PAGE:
Economic Analysis - Commitment To Free Trade Positive For Business Environment - MAY 2017


BMI View: The report released by the CFE reiterated the importance of upholding free trade and engaging the world, demonstrating the Singapore government ' s commitment to maintaining an open economy. Given that Singapore ' s small and open economy remains dependent on trade, we believe that this will be positive for the business environment and the country ' s longer term prospects. We thus maintain our relatively positive long-term forecast for growth to average 2.7% over the next decade.

A key recommendation by the Committee on the Future Economy (CFE) is that Singapore seek to deepen and intensify its international connections to enable it to maintain its business friendly environment and remain engaged with the region. We believe that this recommendation demonstrates the government's commitment to maintaining an open economy, and believe that the proposed measures would be beneficial to long-term growth, if carried out successfully. Singapore's small and open economy remains dependent on trade, and efforts to diversify its sources of trade would provide the republic with a degree of resilience. In addition, the continued pursuit of free trade despite the rising wave of global trade protectionism suggests that Singapore's business environment is likely to remain open to foreign trade and investment. These bode well for the country's longer-term growth prospects, and we maintain our relatively positive long-term forecast for growth to average 2.7% over the next decade.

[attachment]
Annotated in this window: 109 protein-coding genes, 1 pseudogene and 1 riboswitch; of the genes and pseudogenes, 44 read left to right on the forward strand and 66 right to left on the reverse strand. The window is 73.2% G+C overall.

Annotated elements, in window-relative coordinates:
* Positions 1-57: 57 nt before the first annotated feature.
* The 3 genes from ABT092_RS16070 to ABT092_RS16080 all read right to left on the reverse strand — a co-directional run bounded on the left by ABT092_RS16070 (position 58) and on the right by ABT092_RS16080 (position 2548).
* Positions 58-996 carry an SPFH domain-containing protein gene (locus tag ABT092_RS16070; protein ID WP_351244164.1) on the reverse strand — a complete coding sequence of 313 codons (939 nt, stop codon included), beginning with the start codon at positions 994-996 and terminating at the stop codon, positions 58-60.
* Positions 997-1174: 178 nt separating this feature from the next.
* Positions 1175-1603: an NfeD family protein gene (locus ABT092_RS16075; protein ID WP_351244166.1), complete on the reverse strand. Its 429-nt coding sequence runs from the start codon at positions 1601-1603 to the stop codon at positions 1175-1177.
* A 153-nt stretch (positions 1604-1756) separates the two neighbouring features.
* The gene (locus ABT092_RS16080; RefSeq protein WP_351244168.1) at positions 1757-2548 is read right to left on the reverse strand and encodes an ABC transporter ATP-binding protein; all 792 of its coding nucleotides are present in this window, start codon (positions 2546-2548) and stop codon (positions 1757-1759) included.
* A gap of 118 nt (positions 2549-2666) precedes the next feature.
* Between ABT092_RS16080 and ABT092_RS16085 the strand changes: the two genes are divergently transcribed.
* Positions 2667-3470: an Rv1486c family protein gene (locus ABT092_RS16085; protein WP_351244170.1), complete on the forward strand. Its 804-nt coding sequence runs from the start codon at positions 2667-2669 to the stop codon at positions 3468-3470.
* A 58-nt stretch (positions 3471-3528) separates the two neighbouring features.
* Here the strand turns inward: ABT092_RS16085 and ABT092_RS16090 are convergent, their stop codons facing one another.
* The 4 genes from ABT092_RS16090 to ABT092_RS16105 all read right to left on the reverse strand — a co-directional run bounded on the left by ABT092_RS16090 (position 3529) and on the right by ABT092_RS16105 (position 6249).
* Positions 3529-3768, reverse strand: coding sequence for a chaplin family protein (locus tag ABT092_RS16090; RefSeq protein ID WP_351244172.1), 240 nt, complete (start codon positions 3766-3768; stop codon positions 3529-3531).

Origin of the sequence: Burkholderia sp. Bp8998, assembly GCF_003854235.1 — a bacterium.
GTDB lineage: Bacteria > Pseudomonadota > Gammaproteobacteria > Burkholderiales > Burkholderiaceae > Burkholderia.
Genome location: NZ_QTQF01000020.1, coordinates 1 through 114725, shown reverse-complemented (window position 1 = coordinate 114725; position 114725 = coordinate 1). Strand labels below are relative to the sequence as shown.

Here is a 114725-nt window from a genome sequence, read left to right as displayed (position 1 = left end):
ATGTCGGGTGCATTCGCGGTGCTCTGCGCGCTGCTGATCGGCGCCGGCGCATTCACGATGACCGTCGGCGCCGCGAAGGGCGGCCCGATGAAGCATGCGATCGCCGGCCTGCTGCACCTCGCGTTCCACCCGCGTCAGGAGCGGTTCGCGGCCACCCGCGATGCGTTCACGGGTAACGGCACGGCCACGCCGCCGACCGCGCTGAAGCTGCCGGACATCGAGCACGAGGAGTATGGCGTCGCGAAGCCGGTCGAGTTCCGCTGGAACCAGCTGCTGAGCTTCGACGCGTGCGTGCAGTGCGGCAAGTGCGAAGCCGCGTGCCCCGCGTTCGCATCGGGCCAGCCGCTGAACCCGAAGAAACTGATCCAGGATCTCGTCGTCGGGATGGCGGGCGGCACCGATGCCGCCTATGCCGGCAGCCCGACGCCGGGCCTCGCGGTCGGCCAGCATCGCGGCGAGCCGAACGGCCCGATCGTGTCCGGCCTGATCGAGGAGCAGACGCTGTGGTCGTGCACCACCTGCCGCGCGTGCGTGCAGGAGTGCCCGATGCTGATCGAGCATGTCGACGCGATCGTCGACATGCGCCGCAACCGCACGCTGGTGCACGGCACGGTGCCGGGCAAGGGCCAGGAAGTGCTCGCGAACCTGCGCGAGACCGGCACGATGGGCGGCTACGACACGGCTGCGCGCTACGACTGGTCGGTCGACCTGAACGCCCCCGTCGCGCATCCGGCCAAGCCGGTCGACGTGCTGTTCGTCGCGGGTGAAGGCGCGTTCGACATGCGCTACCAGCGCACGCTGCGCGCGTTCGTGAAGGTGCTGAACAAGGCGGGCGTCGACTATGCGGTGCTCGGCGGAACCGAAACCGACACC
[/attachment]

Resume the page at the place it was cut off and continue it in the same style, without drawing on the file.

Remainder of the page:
Adherence To Free Trade Necessary For Economic Survival

We view Singapore's commitment to deepen and diversify its international connections despite the rise in trade protectionism globally as positive for the city-state's long-term prospects. The report noted that 'the benefit of open trade as a tide that lifts all boats remains true, and many parts of the world continue to engage vigorously in and grow robustly from open trade', adding that 'Singapore must remain open to trade, investment and talent'.

Business Environment To Remain Investor-Friendly
Asia - Trade And Investment Risk Index, Out Of 100
BMI

Having little natural resources, the republic is almost wholly dependent on trade and its interactions with the rest of the world. As such, a refusal to engage with the world despite the rise in protectionist sentiment would be detrimental for Singapore, which continues to benefit from inflows of foreign talent and ideas. Indeed, we are seeing evidence that the government remains a committed advocate of free trade even after the stalling of the multilateral Trans-Pacific Partnership (TPP) agreement. Singapore has at least 20 free trade agreements (FTAs) with 31 trade partners and is currently negotiating seven more. In addition, there are three FTAs that are awaiting ratification.

We thus believe that the government is unlikely to reverse its existing trade position, and expect that it could further accelerate its efforts to engage with the world through the recommendations listed in the report. This will ensure that Singapore's business environment remains investor friendly, and this is reflected in the city-state's high trade and investment risk score of 87.2 out of 100 (compared with a regional average of 75.4).

Emphasis On Personal Ties Marks A Shift In Strategy